After beating Denmark on Wednesday it's clear England know how to close out matches
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England players have been holding training sessions and meetings since the World Cup over matching the likes of Italy for “streetwise” football, it can be revealed.
The issue of seeing out games, which resulted in a late semi-final winner for Croatia in Russia, was identified by Gareth Southgate and his coaching staff and their work culminated in keeping the ball for the final minutes against Denmark on Wednesday evening.
Raheem Sterling had the opportunity to go for a third goal at Wembley but stuck to the plan of killing off the game and securing a place in the European Championship final on Sunday against Italy, the masters of winning at any cost.
Southgate had talked about matching the mentality of top countries when he first took charge of England five years ago and the 53-pass move as they ran the clock down was evidence of the gap closing.
“The players have learned a lot over the last three or four years, we talked to them about that, we used to talk to the Under-21s about that – it was one of the biggest areas we had to improve upon,” said Southgate.
“And we still can be better at it because the first five minutes of that second half of extra-time, we had the man advantage and didn’t really keep the ball well enough. There was opportunities to keep the ball far better than we did.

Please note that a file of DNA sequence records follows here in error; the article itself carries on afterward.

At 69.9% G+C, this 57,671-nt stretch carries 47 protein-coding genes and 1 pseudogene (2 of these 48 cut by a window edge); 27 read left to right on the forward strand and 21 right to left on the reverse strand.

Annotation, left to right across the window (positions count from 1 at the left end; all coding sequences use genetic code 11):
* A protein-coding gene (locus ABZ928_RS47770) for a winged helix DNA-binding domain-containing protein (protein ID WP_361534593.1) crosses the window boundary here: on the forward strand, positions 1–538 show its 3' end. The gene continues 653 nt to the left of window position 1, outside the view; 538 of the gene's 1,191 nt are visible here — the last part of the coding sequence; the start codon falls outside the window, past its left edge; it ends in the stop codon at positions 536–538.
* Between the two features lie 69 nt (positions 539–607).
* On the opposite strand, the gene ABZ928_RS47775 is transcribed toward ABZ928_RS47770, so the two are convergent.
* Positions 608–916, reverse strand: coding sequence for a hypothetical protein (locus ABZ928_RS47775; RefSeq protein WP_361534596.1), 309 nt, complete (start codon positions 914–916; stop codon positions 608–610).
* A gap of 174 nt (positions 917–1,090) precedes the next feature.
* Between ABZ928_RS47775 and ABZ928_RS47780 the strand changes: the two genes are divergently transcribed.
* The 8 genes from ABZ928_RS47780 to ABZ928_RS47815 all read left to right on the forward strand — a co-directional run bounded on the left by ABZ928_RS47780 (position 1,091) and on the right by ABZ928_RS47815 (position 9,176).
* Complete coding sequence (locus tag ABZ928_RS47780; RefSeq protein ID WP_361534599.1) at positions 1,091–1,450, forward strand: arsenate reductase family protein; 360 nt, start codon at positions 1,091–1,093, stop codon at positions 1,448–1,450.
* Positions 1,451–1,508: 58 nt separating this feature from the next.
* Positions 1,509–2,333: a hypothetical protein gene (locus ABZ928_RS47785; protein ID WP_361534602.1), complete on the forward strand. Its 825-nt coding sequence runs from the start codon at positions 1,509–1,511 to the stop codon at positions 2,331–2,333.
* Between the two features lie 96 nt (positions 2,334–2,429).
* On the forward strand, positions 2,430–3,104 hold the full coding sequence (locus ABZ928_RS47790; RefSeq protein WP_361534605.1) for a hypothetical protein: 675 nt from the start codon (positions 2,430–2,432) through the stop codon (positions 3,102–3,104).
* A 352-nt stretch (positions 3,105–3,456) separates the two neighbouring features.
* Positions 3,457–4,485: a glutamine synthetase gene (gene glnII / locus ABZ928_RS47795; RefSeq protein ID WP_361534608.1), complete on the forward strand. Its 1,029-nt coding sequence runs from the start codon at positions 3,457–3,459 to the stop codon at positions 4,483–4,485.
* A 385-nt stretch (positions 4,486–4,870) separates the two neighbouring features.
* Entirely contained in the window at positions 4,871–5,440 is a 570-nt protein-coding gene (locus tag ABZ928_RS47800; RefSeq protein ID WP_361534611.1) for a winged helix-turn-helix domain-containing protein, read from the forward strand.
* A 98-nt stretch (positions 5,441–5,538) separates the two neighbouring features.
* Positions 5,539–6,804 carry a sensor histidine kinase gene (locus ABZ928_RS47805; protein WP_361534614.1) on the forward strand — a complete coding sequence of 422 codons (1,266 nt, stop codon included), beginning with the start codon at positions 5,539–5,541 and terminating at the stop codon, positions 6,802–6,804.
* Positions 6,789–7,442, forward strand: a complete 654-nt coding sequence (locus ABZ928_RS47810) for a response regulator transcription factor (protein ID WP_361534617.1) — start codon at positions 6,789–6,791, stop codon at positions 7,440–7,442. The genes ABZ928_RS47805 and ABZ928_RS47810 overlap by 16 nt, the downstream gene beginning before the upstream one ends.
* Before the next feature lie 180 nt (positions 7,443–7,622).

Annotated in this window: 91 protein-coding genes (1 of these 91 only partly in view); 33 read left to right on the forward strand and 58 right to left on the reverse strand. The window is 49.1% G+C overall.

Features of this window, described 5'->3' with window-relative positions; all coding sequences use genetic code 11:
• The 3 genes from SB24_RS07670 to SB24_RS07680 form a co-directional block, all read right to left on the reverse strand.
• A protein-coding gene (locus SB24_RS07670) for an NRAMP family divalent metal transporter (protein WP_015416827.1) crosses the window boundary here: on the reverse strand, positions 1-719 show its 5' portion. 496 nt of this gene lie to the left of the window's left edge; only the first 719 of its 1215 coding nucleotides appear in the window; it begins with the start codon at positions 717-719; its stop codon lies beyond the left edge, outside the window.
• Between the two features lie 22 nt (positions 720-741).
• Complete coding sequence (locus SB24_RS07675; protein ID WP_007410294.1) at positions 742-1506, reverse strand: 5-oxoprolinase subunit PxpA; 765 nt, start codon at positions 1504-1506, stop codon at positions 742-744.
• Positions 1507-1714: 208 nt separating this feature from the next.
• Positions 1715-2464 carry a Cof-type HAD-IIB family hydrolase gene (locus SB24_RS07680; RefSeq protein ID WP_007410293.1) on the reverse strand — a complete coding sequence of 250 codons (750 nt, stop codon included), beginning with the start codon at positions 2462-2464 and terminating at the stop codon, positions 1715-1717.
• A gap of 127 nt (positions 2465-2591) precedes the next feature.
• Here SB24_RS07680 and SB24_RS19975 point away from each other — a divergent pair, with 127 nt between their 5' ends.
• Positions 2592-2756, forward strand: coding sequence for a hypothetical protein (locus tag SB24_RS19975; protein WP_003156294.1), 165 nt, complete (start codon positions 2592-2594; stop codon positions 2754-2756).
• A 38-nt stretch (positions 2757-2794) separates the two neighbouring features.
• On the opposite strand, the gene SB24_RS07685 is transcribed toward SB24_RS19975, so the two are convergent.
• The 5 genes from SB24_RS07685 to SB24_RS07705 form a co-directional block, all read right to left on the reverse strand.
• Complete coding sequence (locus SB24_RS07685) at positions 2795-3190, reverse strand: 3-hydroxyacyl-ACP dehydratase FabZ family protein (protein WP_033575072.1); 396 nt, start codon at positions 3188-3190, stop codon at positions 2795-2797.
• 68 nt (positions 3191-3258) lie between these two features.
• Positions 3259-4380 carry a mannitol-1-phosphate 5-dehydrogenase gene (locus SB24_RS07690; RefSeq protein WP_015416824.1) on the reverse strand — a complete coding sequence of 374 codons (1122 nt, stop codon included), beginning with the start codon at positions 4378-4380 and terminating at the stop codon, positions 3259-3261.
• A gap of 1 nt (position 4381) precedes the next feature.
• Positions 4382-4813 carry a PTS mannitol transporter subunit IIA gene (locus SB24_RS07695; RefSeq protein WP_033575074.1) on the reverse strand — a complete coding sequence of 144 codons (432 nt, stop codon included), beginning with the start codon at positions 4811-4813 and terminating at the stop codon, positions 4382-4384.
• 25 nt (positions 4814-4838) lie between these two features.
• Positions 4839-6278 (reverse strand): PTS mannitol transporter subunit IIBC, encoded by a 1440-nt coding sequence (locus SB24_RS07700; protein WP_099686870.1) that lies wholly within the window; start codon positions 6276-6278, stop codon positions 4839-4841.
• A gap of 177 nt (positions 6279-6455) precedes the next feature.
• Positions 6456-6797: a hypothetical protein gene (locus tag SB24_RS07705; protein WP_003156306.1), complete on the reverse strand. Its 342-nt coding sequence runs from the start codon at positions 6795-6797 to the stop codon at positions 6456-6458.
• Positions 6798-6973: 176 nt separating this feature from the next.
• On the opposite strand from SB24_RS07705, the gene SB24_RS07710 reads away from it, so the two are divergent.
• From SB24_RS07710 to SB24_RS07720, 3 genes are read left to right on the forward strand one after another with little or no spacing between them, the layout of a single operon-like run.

“But we’d worked it out and the players had worked it out, they did that really well and we have got the technicians to be able to do it.”
Mario Mandzukic’s goal in Moscow ended England’s World Cup hopes at the semi-final stage three years ago but they have gone one step further in their next major tournament with players showing more of a ruthless streak to see out results.
A few months later they conceded a late consolation when Sergio Ramos scored for Spain in the 98th minute but work had already started in creating a squad using their streetwise skills to see out games.
Their learning curve included late goals in defeats against Czech Republic and Holland in the UEFA Nations League but it is now almost two years since they have conceded in the final stages of matches.
At the Euros, all of their matches required concentration until the final whistle to see out a result. Even against Germany, nothing was safe until Harry Kane sealed victory with his opening goal of the tournament.